Pereira Maintains, by Antonio Tabucchi, translated by Patrick Creagh, Canongate RRP£14.99, 195 pages

Dr Pereira, a conspicuously overweight newspaper editor resident in prewar Lisbon, is unaware of political developments whirling darkly outside his office. The year is 1938; razor and cosh gangs loyal to the Portuguese dictator António Salazar have begun to attack Jews. Pereira, unmindful, bides his time translating Balzac and eating platefuls of consoling omelette. Recently widowed, he is depressed and in need of succour. Gradually, however, a political conscience stirs within him, and he makes a stand against the Salazarist regime.

Antonio Tabucchi’s celebrated short novel, Pereira Maintains, was first published in Italy in 1994, when neo-Blackshirts had entered the Berlusconi government as ministers. This new edition in English is almost identical to the one issued in 1995 under the title Pereira Declares, and it grips from start to finish. In pages of lucid prose, Tabucchi conjures a shadowy atmosphere in late 1930s Lisbon, when cultural life lay under the dull hand of authoritarian surveillance.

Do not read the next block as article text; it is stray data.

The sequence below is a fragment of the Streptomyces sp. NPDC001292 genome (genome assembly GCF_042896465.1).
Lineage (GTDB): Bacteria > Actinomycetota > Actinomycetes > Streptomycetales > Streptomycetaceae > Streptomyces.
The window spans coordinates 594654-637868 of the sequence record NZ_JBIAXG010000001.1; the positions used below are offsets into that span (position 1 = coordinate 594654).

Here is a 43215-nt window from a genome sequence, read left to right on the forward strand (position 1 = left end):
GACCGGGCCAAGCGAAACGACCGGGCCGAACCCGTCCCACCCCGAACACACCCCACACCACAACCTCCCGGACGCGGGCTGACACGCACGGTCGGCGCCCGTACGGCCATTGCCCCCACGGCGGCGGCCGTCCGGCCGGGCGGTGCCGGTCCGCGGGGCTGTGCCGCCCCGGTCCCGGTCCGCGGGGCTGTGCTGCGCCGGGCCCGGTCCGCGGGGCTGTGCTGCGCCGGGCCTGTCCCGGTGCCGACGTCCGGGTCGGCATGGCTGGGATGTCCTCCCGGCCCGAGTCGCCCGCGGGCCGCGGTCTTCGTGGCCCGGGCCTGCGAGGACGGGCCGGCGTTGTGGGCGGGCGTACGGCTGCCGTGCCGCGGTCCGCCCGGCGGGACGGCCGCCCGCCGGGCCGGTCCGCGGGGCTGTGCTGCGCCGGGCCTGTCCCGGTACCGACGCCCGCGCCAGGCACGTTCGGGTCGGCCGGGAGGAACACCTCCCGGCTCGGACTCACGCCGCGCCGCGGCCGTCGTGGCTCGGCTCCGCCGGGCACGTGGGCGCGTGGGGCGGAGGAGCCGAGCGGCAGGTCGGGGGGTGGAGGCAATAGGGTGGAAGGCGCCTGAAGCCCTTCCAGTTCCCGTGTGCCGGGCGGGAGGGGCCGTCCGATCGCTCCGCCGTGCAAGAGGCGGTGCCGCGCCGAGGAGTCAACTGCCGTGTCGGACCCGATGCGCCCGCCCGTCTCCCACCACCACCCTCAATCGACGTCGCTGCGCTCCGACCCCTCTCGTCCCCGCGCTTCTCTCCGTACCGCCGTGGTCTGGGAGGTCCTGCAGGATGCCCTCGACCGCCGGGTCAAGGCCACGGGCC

Into this vacuum comes a young philosophy student named Monteiro Rossi. Impressed by his wide reading, Pereira asks Rossi to contribute newspaper articles, and a friendship develops. Under the younger man’s influence, Pereira becomes less politically naive and wonders if journalism can serve as a weapon against oppression. His sense of decorum is offended one day by the sight of anti-Semitic graffiti on a kosher butcher’s shop. The threat of increased oppression now makes neutrality impossible. When Pereira learns that Rossi is on a mission to recruit volunteers for the anti-Franco cause in neighbouring Spain, he realises he must act.

Strikingly, Pereira Maintains is narrated in the third person by a government inquisitor. The constant refrain, “Pereira maintains”, suggests that Pereira is before a courtroom scribe. As well as a riveting political allegory, Tabucchi’s novel explores the sadness of widowhood. Even as the police break down his door, Pereira is seen to kiss a photograph of his wife, and raise a toast to happier times.

Ian Thomson is the author of ‘The Dead Yard: Tales of Modern Jamaica’ (Faber)

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